This French train station is located in a town renamed after the famed writer Marcel Proust's fictional name for the village.
The Moscow Cathedral Mosque is Moscow’s most prominent mosque, one of just four. Residing on Olimpiysky Avenue, close to the Olympic Stadium in the center of the city, the original structure was built in 1904 in accordance with designs drafted by architect Nikolay Zhukov.
Since its founding, it has undergone countless reconstructions and restorations. It is often referred to as the Tatar Mosque, as its congregation was made up of Tatars, the indigenous people of Crimea.
The original mosque was demolished in 2011, even though it was recognized as an object of cultural heritage in 2008. It remained protected for less than a year before losing its status as a heritage site. Some newer buildings on the site remained to be used for Muslim worship.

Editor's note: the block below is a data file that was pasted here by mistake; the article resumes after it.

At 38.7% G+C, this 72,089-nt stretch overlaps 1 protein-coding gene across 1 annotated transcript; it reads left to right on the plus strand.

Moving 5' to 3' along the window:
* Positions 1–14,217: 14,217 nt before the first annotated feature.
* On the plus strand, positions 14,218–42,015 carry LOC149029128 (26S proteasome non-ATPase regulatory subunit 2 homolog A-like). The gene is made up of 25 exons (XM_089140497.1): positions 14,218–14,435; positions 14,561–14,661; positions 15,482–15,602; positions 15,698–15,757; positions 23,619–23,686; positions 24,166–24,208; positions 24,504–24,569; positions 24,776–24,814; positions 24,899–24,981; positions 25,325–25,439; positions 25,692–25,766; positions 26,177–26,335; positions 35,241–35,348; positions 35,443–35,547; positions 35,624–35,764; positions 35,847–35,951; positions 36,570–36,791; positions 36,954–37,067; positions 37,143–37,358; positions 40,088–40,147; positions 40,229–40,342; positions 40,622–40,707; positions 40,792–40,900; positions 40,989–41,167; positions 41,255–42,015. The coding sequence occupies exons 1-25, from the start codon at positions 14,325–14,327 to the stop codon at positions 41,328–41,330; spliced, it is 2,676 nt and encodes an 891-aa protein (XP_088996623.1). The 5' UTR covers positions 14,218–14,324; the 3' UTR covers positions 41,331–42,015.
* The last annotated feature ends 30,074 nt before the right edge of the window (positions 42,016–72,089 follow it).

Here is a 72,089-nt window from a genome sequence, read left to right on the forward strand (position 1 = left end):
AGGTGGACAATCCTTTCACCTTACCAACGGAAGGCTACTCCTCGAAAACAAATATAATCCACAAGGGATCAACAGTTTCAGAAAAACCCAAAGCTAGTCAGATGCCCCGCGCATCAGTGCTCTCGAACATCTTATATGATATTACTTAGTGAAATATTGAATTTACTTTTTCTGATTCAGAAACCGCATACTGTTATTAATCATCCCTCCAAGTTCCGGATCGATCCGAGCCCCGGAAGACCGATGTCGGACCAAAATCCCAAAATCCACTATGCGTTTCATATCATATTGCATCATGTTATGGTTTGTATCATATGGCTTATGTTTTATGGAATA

Plans were soon developed to reconstruct the original mosque, however. The final product corrected the original mosque’s problematic deviation from the direction to the Mecca, which is vital for Muslim prayer.
The new structure was officially inaugurated on September 23, 2015 and can now accommodate 10,000 worshipers.
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